The quince is an underdog among fruits, perhaps because it must be cooked before it is edible. Since this processing is no more difficult than stewing tomatoes, quinces deserve to be more widely grown both for their distinctive fruit and their ornamental value.
The plants are 15 to 20 feet tall and slow growing so they can be trained as trees or as multiple-stemmed shrubs. White or pale pink 2-inch blossoms appear at the tips of new growth in spring; flowering is therefore late enough to escape frost damage. The 2- to 4-inch dark green leaves have white, feltlike undersides; foliage rather sparsely covers attractively angled or gnarled branches. The large fruit is decorative, and after harvest the foliage turns yellow before dropping.
Wherever winter temperatures remain above -15° F—except in the low deserts of the Southwest and West—quinces stand a good chance of success. They prefer a heavy but well-drained soil but will tolerate damp soil as well as light soils and even some drought.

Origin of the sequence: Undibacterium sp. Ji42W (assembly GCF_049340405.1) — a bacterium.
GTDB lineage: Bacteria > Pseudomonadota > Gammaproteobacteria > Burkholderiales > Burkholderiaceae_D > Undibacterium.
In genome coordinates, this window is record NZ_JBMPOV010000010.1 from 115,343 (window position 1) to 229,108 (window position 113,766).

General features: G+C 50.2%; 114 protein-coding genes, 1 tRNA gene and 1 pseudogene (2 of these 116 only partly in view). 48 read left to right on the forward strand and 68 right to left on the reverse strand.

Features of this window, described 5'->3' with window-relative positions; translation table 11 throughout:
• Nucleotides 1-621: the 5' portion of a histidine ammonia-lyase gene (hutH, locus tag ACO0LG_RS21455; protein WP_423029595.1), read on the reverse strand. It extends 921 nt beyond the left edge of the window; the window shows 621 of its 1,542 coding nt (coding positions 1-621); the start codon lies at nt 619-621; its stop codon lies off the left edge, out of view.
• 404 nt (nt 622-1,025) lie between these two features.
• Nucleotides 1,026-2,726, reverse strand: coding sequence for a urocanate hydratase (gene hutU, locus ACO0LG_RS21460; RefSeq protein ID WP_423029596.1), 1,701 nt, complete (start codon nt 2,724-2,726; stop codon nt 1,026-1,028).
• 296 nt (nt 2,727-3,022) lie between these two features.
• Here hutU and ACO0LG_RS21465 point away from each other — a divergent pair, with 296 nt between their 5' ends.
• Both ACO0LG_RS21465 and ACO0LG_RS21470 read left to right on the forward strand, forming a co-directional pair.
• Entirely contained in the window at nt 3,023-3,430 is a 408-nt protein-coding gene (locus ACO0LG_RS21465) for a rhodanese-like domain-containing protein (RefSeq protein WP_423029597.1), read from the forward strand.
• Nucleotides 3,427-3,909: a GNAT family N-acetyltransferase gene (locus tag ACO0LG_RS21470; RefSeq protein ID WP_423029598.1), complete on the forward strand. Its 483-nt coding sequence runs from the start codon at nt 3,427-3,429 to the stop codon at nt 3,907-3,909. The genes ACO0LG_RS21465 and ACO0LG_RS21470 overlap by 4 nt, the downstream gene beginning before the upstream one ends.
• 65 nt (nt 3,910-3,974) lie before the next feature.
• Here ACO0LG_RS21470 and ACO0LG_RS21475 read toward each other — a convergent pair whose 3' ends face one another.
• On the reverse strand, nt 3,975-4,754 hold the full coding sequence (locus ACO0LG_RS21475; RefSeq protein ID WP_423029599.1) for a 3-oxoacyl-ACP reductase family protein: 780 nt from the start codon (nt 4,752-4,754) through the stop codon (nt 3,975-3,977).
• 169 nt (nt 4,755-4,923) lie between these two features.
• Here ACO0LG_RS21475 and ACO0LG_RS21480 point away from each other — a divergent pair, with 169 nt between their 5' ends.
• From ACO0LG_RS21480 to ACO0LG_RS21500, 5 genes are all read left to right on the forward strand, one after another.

Fireblight is the one serious disease of quince, especially in humid regions. Since fireblight attacks new growth, avoid fertilizing and heavy pruning, both of which will stimulate vulnerable shoots. Codling moth is the principal insect pest.
The trees are self-fertile and begin bearing at four to five years. They continue to produce for 35 years. The fruit is rounded or somewhat elongated, depending on the variety. Ripening occurs in late summer or early fall, when fruit color changes from green to yellow. The fruit will be hard when ripe but needs careful handling because it bruises easily; storage life is only a few weeks.
Only a few cultivars are available, with little difference among them.
Trailing blackberries tied to a trellis
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